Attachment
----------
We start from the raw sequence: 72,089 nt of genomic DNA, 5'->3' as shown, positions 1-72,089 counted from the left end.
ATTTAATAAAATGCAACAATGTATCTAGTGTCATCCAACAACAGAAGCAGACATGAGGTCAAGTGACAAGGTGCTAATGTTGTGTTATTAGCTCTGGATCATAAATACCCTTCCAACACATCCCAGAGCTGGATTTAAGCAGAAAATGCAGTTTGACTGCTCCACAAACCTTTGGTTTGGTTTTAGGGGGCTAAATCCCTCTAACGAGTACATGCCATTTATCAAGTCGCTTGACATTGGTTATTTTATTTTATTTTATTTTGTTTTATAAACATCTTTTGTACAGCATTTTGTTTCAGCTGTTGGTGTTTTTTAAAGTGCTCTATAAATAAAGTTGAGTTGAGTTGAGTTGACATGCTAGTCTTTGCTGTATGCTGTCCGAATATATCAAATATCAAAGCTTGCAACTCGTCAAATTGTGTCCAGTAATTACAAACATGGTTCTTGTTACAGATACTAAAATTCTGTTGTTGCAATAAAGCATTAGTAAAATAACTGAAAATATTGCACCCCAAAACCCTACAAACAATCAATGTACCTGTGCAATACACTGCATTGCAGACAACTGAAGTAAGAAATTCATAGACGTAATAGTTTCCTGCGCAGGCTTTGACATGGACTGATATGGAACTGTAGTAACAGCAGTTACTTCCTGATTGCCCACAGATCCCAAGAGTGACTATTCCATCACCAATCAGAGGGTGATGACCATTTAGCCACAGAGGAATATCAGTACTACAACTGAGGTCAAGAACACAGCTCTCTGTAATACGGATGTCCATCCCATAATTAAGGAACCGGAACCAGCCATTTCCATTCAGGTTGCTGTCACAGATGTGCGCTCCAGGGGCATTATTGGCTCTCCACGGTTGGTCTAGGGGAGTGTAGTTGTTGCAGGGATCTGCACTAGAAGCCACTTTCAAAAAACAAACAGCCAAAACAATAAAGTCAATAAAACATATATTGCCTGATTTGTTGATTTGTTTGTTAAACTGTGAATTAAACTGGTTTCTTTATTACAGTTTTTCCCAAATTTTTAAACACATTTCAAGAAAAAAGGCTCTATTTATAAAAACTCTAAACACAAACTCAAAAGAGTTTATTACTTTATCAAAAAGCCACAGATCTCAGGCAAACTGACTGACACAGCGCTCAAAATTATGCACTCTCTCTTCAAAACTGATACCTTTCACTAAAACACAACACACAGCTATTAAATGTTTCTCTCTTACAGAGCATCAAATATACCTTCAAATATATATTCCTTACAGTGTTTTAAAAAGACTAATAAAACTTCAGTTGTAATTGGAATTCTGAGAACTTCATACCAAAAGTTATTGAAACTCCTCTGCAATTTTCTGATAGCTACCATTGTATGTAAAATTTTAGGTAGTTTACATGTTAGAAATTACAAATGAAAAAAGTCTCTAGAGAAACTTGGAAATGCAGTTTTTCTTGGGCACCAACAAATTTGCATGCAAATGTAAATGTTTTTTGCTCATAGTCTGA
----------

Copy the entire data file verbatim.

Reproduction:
We start from the raw sequence: 72,089 nt of genomic DNA, 5'->3' as shown, positions 1-72,089 counted from the left end.
ATTTAATAAAATGCAACAATGTATCTAGTGTCATCCAACAACAGAAGCAGACATGAGGTCAAGTGACAAGGTGCTAATGTTGTGTTATTAGCTCTGGATCATAAATACCCTTCCAACACATCCCAGAGCTGGATTTAAGCAGAAAATGCAGTTTGACTGCTCCACAAACCTTTGGTTTGGTTTTAGGGGGCTAAATCCCTCTAACGAGTACATGCCATTTATCAAGTCGCTTGACATTGGTTATTTTATTTTATTTTATTTTGTTTTATAAACATCTTTTGTACAGCATTTTGTTTCAGCTGTTGGTGTTTTTTAAAGTGCTCTATAAATAAAGTTGAGTTGAGTTGAGTTGACATGCTAGTCTTTGCTGTATGCTGTCCGAATATATCAAATATCAAAGCTTGCAACTCGTCAAATTGTGTCCAGTAATTACAAACATGGTTCTTGTTACAGATACTAAAATTCTGTTGTTGCAATAAAGCATTAGTAAAATAACTGAAAATATTGCACCCCAAAACCCTACAAACAATCAATGTACCTGTGCAATACACTGCATTGCAGACAACTGAAGTAAGAAATTCATAGACGTAATAGTTTCCTGCGCAGGCTTTGACATGGACTGATATGGAACTGTAGTAACAGCAGTTACTTCCTGATTGCCCACAGATCCCAAGAGTGACTATTCCATCACCAATCAGAGGGTGATGACCATTTAGCCACAGAGGAATATCAGTACTACAACTGAGGTCAAGAACACAGCTCTCTGTAATACGGATGTCCATCCCATAATTAAGGAACCGGAACCAGCCATTTCCATTCAGGTTGCTGTCACAGATGTGCGCTCCAGGGGCATTATTGGCTCTCCACGGTTGGTCTAGGGGAGTGTAGTTGTTGCAGGGATCTGCACTAGAAGCCACTTTCAAAAAACAAACAGCCAAAACAATAAAGTCAATAAAACATATATTGCCTGATTTGTTGATTTGTTTGTTAAACTGTGAATTAAACTGGTTTCTTTATTACAGTTTTTCCCAAATTTTTAAACACATTTCAAGAAAAAAGGCTCTATTTATAAAAACTCTAAACACAAACTCAAAAGAGTTTATTACTTTATCAAAAAGCCACAGATCTCAGGCAAACTGACTGACACAGCGCTCAAAATTATGCACTCTCTCTTCAAAACTGATACCTTTCACTAAAACACAACACACAGCTATTAAATGTTTCTCTCTTACAGAGCATCAAATATACCTTCAAATATATATTCCTTACAGTGTTTTAAAAAGACTAATAAAACTTCAGTTGTAATTGGAATTCTGAGAACTTCATACCAAAAGTTATTGAAACTCCTCTGCAATTTTCTGATAGCTACCATTGTATGTAAAATTTTAGGTAGTTTACATGTTAGAAATTACAAATGAAAAAAGTCTCTAGAGAAACTTGGAAATGCAGTTTTTCTTGGGCACCAACAAATTTGCATGCAAATGTAAATGTTTTTTGCTCATAGTCTGA